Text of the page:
Winter Group Show preview party
Tuesday evening saw Loughran Gallery’s Winter Group Show preview party unfold amongst a cornucopia of canvases and installations from artists Charlie Barton, Corinne-Dalle-Ore, Dale vN Marshall, Frédérique Morrel, Jessica Zoob, Nick Jeffrey and Piers Bourke.
Emerging from naked walls or rising against the raw concrete floors of Loughran Gallery’s Cadogan Gardens space, a colourful menagerie of Frédérique Morrel’s taxidermy tapestry animal creations filled the night with fables and magic; bunnies, deer, a playful raccoon and even a lone wolf, echoed the Parisian festive ‘Adopt A Pet’ tradition, and Morrel’s signature use of vintage tapestries gave the evening a historical feel.
Where Morrel in her innovative sculptures beautifully resurrected crafts otherwise lost to history, her fellow Parisian artist Corinne Dalle-Ore gave the night a cosmopolitan and undeniably contemporary feel with her reimagined pop-inspired portraits of characters as varied as Mao and Mickey Mouse; and sipping Sipsmith’s delicious sloe gin cocktails, guests were also invited to take in New York’s skyline through Dalle-Ore's vibrant and playful city-inspired canvases.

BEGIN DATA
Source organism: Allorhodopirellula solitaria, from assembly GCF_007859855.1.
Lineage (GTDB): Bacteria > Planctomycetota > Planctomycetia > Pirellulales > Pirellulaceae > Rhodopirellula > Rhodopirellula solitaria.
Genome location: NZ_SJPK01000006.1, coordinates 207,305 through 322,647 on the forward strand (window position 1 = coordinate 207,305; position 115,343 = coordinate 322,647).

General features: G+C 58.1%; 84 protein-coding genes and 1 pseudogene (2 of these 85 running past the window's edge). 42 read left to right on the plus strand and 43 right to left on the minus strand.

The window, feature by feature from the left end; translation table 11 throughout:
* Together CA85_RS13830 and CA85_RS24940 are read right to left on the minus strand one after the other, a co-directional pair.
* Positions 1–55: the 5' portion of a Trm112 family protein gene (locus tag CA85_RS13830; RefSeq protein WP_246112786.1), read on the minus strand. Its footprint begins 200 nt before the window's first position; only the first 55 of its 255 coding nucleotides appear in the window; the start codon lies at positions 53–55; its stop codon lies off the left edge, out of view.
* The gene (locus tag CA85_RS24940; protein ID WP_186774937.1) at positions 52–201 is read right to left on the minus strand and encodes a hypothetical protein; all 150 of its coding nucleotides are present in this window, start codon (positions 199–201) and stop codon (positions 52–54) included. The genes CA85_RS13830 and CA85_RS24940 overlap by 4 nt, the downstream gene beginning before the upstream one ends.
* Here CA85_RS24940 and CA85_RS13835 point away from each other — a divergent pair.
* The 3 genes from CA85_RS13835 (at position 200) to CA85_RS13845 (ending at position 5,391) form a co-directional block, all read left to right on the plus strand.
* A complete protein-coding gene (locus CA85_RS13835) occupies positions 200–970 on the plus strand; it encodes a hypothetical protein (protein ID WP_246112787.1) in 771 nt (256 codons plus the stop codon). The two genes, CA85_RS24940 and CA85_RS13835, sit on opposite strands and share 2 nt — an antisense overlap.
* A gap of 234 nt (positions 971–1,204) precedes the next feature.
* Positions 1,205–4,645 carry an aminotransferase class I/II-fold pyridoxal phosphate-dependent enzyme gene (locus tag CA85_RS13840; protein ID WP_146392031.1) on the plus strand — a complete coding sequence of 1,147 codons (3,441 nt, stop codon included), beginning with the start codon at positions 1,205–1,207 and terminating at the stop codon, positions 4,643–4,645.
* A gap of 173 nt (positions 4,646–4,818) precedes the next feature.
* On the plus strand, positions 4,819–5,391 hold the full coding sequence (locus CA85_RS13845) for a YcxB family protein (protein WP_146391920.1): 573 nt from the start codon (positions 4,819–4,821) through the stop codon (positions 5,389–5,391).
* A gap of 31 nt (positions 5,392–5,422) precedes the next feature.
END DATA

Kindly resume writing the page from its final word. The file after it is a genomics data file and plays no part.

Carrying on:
And from one capital to the next, Piers Bourke’s hand-finished prints of the iconic London telephone boxes Soon To Be Removed rang out with the fascinating mix of colour and nostalgia that has given Bourke so many admirers, while his new stamp-inspired pieces had the crowd transfixed by the delicate folds that gave the works a fascinating three-dimensional effect.
Another meticulously detailed and intriguing contribution came from Dale vN Marshall whose inescapably confrontational and emotional canvases had visitors wrapped in quiet contemplation of Marshall’s courage and his admirable ability to communicate and paint the mind and thus transmit a deeply personal experience to the wider public.
Opposite Marshall’s moving works, Jessica Zoob’s stunning canvases danced with vibrancy and once again hailed her as a master of texture and colour – so much so that many guests surely felt transported from the winter cold into the warm and exuberant atmosphere Zoob has such a talent for summoning.
This feeling of colour and delight would undeniably have carried through when taking in Nick Jeffrey’s works; in Jeffrey’s large installation Aurora Borealis, the blazing wings of a swarm of butterflies offered up the Northern Lights to its fascinated viewers - one of nature’s most treasured experiences that, up until Jeffrey’s visionary display of these ethereal creatures, was only possible to capture from the night sky.
And finally, the whole night was presided over by the Charlie Barton’s imposing and fascinating moonscape Artemis; set against the black night sky, its mix of blues and golds gave it a deific presence, leaving most spectators in the same silent awe only the rare sighting a supermoon could otherwise summon.